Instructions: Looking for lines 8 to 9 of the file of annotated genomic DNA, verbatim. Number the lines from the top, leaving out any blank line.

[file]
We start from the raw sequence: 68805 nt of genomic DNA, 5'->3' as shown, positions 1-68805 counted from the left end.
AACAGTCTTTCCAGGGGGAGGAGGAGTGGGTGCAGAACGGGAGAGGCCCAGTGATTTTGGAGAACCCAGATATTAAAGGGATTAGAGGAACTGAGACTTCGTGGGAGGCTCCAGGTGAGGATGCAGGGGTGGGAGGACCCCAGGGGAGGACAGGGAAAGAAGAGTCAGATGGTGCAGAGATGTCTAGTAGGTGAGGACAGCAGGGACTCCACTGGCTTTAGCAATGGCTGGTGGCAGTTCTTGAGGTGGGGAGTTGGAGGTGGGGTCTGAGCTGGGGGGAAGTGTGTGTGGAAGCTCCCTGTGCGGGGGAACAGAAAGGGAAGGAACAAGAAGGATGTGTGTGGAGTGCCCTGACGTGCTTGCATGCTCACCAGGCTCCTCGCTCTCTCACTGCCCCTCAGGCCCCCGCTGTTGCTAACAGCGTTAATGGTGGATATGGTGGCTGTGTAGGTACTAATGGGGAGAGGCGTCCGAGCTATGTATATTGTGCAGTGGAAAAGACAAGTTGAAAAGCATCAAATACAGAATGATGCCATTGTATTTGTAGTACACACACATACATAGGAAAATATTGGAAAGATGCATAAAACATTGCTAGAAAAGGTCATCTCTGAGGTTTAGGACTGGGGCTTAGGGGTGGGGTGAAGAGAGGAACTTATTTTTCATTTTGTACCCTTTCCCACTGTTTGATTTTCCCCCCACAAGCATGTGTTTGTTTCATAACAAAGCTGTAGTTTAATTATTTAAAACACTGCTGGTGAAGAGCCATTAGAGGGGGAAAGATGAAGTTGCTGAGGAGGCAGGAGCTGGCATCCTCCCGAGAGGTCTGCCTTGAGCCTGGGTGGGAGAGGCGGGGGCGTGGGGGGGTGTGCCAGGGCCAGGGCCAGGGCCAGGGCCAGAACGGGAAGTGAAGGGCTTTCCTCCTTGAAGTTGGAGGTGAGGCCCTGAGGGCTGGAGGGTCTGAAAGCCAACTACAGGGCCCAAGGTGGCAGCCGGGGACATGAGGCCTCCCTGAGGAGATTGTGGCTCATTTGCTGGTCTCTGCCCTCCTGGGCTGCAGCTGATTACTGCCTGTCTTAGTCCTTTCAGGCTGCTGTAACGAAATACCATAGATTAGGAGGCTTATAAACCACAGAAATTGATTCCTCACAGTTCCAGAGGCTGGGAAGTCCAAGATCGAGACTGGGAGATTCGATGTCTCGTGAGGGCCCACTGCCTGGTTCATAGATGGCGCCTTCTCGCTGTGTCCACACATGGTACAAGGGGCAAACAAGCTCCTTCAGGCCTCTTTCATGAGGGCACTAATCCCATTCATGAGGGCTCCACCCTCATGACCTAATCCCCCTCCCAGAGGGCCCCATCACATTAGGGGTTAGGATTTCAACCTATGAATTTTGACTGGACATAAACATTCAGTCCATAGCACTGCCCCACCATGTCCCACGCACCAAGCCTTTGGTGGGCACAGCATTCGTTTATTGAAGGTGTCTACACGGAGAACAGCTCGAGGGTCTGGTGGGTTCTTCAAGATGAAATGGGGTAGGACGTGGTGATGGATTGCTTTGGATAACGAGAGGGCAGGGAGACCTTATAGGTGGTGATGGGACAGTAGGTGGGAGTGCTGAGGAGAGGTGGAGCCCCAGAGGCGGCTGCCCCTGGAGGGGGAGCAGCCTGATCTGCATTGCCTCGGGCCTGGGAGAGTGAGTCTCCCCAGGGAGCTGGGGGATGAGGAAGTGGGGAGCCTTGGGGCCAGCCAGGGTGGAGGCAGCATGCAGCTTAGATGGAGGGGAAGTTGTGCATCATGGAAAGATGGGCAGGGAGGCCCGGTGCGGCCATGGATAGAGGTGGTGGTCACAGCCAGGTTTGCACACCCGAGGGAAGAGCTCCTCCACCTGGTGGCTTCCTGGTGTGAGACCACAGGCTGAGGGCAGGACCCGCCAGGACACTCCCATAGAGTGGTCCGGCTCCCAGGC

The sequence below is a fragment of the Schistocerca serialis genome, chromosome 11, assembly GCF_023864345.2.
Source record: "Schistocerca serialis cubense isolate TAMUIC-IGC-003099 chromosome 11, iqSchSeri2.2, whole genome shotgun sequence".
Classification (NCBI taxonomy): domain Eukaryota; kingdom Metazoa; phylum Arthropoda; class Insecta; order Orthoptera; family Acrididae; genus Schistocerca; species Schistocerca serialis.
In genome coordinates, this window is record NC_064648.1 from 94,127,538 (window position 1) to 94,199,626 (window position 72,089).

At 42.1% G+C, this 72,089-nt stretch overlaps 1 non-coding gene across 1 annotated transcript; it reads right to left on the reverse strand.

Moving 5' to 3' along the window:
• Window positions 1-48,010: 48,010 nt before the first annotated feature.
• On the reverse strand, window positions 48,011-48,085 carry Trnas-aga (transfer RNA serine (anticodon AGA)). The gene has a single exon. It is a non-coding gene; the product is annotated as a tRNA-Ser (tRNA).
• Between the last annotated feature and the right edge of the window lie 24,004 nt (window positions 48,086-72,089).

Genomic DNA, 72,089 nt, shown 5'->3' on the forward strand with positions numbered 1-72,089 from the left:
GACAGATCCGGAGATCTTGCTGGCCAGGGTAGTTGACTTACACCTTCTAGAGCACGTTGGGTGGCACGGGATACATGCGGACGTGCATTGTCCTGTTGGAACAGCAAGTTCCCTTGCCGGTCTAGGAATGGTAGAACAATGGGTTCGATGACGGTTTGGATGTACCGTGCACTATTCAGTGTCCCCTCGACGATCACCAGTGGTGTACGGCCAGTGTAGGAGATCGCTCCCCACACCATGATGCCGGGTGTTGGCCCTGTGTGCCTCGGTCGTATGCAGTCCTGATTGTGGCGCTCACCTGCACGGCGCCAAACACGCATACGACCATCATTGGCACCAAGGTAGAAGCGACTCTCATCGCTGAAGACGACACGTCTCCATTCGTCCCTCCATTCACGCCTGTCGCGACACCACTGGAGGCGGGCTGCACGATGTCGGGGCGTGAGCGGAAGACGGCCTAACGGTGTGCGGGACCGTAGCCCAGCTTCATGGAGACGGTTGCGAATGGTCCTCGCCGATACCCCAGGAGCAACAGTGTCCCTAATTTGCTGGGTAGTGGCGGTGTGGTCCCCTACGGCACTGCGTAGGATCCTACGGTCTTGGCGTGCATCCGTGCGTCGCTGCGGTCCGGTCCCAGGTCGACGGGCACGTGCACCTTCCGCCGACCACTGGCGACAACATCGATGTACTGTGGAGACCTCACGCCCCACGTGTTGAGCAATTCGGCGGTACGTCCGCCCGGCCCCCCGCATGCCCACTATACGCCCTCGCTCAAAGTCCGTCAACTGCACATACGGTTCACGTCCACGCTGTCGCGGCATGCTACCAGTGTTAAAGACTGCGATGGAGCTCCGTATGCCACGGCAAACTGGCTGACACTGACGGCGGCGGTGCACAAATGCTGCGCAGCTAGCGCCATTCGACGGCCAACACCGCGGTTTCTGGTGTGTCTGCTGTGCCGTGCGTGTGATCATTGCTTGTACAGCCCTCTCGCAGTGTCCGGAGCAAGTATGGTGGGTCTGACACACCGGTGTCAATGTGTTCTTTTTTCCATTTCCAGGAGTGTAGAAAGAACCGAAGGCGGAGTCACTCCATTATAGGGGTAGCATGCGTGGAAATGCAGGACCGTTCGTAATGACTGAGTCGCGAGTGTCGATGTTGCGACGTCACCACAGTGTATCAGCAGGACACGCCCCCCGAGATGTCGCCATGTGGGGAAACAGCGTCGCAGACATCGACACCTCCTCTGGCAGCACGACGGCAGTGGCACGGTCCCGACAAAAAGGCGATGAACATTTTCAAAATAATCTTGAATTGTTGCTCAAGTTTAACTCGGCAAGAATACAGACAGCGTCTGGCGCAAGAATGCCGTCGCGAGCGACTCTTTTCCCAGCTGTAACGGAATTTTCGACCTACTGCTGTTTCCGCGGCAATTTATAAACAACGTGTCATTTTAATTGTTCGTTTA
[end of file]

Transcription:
Moving 5' to 3' along the window:
• Window positions 1-48,010: 48,010 nt before the first annotated feature.